The knock alerted Melissa and Covington III to the deputies' presence. (Doc. 29 at 134; Doc. 34 at 296.) Melissa answered and asked Ball for clarification regarding which “Donald Covington” they sought. (Doc. 29 at 136.) Ball improperly responded that the warrants concerned Covington Jr. (Doc. 34 at 297.) Melissa indicated to both deputies that their information did not make sense as Covington Jr. had no pending charges against him, but she insisted on waking her husband for clarification and returned inside the residence. (Doc. 29 at 136, 138.) The deputies then proceeded to clarify that the subject of both warrants was Covington III.[1]

         Melissa pressed both deputies to show her the actual warrants and asked about the specific charges leveled against Covington Jr., but they declined. (Id. at 136.) An unspecified deputy further responded that both warrants were for fleeing arrest and assault to which Melissa argued again that a mistake had occurred since Covington III had already completed his sentence for those crimes. (Id.) Hearing the exchange between Melissa and the deputies and being visually identified by Brockman, Covington III exited the residence and approached Ball moving away from the front porch. (Doc. 34 at 297.) Ball remained facing the front of the house as Covington III neared. (Doc. 31 at 200.)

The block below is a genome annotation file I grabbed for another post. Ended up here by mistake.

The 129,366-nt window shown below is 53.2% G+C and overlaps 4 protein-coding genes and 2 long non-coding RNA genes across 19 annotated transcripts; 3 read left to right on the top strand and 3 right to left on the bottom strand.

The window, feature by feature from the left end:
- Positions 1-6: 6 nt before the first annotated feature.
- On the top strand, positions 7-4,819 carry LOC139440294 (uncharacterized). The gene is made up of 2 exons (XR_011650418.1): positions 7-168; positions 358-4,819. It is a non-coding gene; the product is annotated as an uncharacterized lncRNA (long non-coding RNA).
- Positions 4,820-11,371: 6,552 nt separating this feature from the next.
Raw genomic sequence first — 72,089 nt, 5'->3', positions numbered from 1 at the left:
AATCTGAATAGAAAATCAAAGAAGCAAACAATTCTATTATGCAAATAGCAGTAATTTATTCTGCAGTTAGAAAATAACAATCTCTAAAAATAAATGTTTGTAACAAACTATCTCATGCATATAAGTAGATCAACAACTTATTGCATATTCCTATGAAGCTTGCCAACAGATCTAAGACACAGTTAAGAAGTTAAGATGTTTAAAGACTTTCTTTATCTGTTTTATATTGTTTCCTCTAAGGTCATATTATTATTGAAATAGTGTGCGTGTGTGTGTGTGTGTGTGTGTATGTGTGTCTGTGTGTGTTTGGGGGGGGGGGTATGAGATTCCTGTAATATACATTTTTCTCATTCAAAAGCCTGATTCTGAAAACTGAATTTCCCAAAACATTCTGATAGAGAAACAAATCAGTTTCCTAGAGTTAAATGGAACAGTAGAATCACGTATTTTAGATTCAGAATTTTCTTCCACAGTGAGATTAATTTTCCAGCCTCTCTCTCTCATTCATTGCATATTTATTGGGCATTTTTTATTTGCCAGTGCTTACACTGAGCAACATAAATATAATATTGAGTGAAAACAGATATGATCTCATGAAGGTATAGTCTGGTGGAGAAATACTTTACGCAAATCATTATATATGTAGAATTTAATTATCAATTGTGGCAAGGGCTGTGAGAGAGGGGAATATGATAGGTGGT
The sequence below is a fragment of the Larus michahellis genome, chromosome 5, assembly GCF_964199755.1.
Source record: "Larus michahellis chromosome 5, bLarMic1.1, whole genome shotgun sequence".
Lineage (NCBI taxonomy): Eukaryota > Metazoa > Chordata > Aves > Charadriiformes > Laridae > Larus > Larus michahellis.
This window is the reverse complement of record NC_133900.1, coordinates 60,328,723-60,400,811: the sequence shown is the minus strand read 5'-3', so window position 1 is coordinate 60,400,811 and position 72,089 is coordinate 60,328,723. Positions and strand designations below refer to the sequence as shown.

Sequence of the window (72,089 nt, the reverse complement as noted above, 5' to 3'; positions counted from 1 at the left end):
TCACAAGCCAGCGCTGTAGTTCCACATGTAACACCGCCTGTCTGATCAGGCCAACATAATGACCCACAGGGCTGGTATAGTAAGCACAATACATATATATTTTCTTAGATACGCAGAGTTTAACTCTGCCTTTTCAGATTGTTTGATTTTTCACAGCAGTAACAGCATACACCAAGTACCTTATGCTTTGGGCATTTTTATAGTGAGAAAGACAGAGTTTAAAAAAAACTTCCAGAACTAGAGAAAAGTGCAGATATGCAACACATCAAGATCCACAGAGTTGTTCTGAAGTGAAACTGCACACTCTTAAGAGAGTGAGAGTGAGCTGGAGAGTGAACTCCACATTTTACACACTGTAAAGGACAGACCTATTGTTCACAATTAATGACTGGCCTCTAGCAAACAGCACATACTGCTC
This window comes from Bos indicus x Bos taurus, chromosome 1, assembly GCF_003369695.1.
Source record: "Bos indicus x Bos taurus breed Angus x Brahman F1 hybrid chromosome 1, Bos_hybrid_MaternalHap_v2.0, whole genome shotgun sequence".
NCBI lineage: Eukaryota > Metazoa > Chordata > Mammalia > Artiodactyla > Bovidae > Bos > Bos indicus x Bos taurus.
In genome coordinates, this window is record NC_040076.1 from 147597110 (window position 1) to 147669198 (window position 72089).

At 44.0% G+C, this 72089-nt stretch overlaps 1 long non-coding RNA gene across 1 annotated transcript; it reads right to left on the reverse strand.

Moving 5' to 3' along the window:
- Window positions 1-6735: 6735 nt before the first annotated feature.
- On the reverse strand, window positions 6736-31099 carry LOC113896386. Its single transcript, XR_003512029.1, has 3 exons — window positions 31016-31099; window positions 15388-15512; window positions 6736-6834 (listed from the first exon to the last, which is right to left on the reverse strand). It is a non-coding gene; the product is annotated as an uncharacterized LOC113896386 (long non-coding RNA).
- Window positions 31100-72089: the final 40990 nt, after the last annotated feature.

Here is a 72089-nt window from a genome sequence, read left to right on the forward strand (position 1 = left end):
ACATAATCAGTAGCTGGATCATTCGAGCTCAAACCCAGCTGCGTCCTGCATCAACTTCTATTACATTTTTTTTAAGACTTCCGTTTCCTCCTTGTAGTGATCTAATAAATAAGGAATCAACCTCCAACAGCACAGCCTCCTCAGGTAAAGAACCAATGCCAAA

At this point, Ball and Covington III exchanged pleasantries and Ball asked if Covington III had a license for identification purposes and began confirming the warrants with dispatch via radio. (Doc. 31 at 198; Doc. 34 at 302.) While awaiting confirmation, Covington III allegedly began to yell and scream for his neighbor, David Dehner (“Dehner”), to come outside and videotape the deputies' conduct towards Melissa and Covington Jr., who had joined his wife by their front door. (Doc. 31 at 198; Doc. 38-4, PageID# 428.) Ball allegedly warned Covington III to stop yelling and screaming or he would face a disorderly conduct charge and be placed under arrest. When Covington III refused to comply, Ball placed him under arrest in handcuffs. (Doc. 31 at 198; Doc. 34 at 305.)